Be Your Own Surveyor, External Walls – Outside.
Most UK homes have walls of masonry, e.g. brick, block, stone or concrete, either with or without a cavity. The cavity separates the damp, cold outer layer from the dry, warm inner layer. There are exceptions using modern timber framing methods, and Elizabethan houses are often timber-framed with a cavity, so it’s nothing new! Cavity wall insulation really helps keep the inner skin warm and condensation-free. Most homes built before about the second decade of the last century have solid walls. If masonry walls are about 9 inches thick or less they are solid (a brick is 4 inches thick, so two bricks plus plaster = about 9 inches). Thicker walls doesn’t necessarily indicate a cavity as earlier homes were often built with very thick solid walls.
The first check should be whether the walls are plumb. If there is significant lean it’s usually perceptible to the eye. You can visually line up the edges of the house with other buildings as a rough gauge to see when walls are out of plumb. Are the two edges parallel? To check if it’s your building that’s leaning, dangle a plum bob (a bit of string with a weight attached) out of an upstairs window. If it’s parallel to the wall, all well and good. If the variation between top and bottom is more than a third of the thickness of the wall, it’s potentially unstable. I wouldn’t necessarily leave a house because the walls were leaning slightly, particularly if they were very thick, but it could be due to subsidence. If unsure get a structural engineer’s report. Underpinning if needed will cost several hundred pounds per linear meter, depending on depth, access, soil type etc
Another cause is that roofs can push them out. The rafters are diagonal and press out sideways on the walls, unless they are tied in at the bottom by ceiling joists which are continuous throughout the whole width of the house. Tying them in is not complicated, but re-righting leaning walls is generally impractical.
A little surface cracking of render is usually due to thermal movement as the building expands and contracts over the seasons and at different times of day. They are nothing to worry about, just a reminder of where someone should have put an expansion joint but failed to do so! Cracks more than three or four millimetres wide can indicate ground movement of the foundations. This is also indicated by the courses (layers) of bricks becoming uneven and out of level. Go to the edge of the building and look along the mortar joints. Are they straight and level? Or do they dip at piers and rise at windows? The latter indicates that the heavier parts of the building are sinking on it’s foundations. If the building has been rendered, you can look along the window sills, or along any coping. Again, a little movement isn’t necessarily a concern, especially if the building is over 100 years old and most of the movement may have occurred early in its life.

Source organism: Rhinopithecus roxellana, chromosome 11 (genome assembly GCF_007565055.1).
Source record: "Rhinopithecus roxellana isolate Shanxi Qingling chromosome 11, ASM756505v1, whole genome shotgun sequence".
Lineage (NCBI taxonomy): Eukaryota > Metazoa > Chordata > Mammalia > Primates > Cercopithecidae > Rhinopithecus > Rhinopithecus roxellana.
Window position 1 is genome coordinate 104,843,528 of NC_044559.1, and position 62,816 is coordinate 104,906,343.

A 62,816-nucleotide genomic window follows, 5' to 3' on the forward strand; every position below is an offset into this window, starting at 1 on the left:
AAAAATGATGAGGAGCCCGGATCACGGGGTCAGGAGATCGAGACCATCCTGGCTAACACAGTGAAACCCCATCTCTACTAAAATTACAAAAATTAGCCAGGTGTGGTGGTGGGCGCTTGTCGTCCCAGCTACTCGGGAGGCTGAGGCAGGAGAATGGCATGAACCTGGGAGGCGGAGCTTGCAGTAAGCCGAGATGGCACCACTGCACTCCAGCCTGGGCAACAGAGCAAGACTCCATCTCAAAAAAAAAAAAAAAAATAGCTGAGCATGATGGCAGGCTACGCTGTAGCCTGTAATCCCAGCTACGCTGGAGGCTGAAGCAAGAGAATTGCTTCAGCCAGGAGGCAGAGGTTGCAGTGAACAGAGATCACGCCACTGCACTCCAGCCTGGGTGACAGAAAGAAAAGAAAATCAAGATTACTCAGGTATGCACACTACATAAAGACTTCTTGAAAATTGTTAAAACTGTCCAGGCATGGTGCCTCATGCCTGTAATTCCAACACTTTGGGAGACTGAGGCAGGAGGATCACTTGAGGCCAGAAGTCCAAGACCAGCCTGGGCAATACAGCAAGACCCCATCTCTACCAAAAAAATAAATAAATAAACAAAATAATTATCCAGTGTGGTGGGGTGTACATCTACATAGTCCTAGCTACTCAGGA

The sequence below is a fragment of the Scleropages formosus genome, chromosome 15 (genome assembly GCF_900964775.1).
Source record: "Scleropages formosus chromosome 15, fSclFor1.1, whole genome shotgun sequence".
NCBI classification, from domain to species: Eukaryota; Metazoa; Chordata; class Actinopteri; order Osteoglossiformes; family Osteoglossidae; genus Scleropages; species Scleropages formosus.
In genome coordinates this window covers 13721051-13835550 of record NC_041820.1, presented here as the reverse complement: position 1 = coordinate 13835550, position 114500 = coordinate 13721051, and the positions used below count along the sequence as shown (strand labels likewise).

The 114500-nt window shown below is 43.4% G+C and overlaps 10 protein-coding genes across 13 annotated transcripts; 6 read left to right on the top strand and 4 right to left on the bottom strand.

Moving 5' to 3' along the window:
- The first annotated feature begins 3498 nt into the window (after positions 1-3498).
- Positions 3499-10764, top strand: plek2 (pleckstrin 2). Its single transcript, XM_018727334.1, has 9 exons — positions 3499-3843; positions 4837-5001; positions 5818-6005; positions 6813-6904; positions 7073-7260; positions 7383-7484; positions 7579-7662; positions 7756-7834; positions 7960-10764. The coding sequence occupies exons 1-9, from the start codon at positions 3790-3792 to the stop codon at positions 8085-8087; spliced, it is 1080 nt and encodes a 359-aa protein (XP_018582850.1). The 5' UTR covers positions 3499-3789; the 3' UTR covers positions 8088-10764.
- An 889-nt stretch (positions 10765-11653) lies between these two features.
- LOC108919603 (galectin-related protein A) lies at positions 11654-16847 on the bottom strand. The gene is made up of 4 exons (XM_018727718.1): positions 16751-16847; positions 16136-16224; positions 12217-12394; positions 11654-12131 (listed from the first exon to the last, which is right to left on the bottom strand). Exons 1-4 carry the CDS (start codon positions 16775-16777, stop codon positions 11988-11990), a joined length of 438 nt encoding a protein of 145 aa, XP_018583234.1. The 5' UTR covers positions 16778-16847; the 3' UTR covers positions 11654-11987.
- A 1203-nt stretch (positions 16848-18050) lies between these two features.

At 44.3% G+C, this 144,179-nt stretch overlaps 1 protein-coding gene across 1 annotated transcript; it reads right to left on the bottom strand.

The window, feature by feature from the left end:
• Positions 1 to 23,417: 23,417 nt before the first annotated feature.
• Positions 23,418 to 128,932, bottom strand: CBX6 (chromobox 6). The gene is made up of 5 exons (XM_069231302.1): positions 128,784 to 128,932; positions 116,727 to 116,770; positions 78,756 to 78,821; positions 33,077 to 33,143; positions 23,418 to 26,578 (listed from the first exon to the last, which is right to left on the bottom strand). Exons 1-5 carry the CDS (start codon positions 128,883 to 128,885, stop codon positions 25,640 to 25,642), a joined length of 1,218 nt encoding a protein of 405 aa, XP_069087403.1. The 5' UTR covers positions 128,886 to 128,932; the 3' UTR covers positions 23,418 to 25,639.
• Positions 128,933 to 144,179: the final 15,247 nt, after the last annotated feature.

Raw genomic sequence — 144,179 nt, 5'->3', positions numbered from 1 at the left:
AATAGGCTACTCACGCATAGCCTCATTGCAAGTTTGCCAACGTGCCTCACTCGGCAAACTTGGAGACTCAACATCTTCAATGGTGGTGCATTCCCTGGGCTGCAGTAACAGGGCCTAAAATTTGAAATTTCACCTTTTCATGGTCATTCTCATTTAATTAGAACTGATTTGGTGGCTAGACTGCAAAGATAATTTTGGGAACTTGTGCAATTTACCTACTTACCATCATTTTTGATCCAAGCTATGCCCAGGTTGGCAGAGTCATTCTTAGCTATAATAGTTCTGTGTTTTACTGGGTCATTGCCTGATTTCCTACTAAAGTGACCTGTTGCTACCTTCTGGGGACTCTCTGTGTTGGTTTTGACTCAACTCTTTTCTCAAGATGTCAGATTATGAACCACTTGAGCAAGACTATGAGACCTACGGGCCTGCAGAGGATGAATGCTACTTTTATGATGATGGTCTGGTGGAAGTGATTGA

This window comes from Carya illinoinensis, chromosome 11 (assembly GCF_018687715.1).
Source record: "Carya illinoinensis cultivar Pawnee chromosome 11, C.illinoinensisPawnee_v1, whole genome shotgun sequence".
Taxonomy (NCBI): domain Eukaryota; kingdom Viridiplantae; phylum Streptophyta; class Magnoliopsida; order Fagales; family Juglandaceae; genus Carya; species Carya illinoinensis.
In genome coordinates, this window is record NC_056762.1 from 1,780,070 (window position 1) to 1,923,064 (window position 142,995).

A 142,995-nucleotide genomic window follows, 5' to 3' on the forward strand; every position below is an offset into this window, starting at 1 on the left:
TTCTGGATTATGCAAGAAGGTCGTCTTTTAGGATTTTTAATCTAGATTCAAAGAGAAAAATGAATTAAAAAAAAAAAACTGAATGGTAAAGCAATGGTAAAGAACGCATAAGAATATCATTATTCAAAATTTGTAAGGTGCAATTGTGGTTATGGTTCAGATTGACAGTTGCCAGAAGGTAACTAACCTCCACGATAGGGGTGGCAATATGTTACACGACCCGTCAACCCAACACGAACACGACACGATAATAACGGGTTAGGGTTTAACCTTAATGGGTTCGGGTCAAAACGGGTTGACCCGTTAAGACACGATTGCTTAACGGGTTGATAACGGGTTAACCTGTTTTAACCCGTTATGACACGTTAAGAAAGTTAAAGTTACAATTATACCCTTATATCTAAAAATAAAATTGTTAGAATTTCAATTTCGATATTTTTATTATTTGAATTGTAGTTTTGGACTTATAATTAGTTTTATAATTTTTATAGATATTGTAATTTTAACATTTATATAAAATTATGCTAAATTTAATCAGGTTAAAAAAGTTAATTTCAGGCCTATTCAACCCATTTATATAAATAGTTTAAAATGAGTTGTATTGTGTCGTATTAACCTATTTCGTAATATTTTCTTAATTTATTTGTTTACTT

Render (a wall-coating of sand-and-cement) should be checked for adhesion to the wall by tapping it with a screwdriver handle or similar. If it sounds hollow, it may be partly detached and need replacement. This can let water in. Try scratching it with an old screwdriver, if you can easily it’s too soft. In a misguided attempt to save money, some buildings are rendered with as little as 1 part cement to 12 parts sand, which is far too weak, porous and soft. It’ll need chipping back and replacing with a minimum 4:1 mix and a waterproofing additive.
If the masonry is unrendered, check the pointing (the outer layer of harder cement in the joints). Is it loose or missing? Are the bricks or stones themselves crumbly from frost or wind damage? Soft, cool-fired bricks are particularly prone to this, as are Yorkshire gritstone and schist. This can allow moisture penetration. Rendering is generally cheaper and more reliable than re-pointing. A bonding chemical called SBR is used to prime the masonry. If walls are very loose, sheets of perforated metal (expanded metal lath or EML) should be bolted to the walls to provide an adhesive base. With scaffolding this can be quite expensive.
I’ll write about inspecting external walls from the inside next week.